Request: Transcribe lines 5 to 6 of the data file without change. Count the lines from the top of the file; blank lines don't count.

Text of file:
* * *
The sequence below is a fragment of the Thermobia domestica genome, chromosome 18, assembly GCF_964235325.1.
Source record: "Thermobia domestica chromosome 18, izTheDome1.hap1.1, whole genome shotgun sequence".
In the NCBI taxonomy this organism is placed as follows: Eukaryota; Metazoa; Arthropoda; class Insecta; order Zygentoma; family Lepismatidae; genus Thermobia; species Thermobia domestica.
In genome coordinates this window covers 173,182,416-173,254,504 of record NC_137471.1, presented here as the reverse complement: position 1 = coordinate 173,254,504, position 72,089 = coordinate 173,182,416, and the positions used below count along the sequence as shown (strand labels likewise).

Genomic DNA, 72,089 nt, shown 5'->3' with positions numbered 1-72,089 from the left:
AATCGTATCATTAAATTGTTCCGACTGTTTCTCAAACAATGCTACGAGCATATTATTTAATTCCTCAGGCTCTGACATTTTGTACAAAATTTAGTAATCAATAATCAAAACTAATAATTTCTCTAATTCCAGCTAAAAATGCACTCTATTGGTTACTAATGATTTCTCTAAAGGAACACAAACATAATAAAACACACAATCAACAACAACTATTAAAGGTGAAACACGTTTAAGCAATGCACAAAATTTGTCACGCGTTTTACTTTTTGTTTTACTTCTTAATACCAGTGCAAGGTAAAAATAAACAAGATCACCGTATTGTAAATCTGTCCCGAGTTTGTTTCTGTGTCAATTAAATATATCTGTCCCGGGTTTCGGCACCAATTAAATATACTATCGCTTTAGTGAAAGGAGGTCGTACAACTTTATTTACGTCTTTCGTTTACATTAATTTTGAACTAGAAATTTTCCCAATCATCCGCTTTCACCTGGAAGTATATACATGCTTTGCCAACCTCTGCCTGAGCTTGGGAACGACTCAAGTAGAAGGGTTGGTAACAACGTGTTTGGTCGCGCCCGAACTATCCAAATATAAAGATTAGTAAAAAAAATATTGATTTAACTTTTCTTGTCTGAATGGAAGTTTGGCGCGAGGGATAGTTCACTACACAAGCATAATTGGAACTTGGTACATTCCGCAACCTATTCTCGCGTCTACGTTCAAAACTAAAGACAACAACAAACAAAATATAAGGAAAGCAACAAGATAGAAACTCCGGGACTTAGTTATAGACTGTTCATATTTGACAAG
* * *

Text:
Genomic DNA, 72,089 nt, shown 5'->3' with positions numbered 1-72,089 from the left:
AATCGTATCATTAAATTGTTCCGACTGTTTCTCAAACAATGCTACGAGCATATTATTTAATTCCTCAGGCTCTGACATTTTGTACAAAATTTAGTAATCAATAATCAAAACTAATAATTTCTCTAATTCCAGCTAAAAATGCACTCTATTGGTTACTAATGATTTCTCTAAAGGAACACAAACATAATAAAACACACAATCAACAACAACTATTAAAGGTGAAACACGTTTAAGCAATGCACAAAATTTGTCACGCGTTTTACTTTTTGTTTTACTTCTTAATACCAGTGCAAGGTAAAAATAAACAAGATCACCGTATTGTAAATCTGTCCCGAGTTTGTTTCTGTGTCAATTAAATATATCTGTCCCGGGTTTCGGCACCAATTAAATATACTATCGCTTTAGTGAAAGGAGGTCGTACAACTTTATTTACGTCTTTCGTTTACATTAATTTTGAACTAGAAATTTTCCCAATCATCCGCTTTCACCTGGAAGTATATACATGCTTTGCCAACCTCTGCCTGAGCTTGGGAACGACTCAAGTAGAAGGGTTGGTAACAACGTGTTTGGTCGCGCCCGAACTATCCAAATATAAAGATTAGTAAAAAAAATATTGATTTAACTTTTCTTGTCTGAATGGAAGTTTGGCGCGAGGGATAGTTCACTACACAAGCATAATTGGAACTTGGTACATTCCGCAACCTATTCTCGCGTCTACGTTCAAAACTAAAGACAACAACAAACAAAATATAAGGAAAGCAACAAGATAGAAACTCCGGGACTTAGTTATAGACTGTTCATATTTGACAAG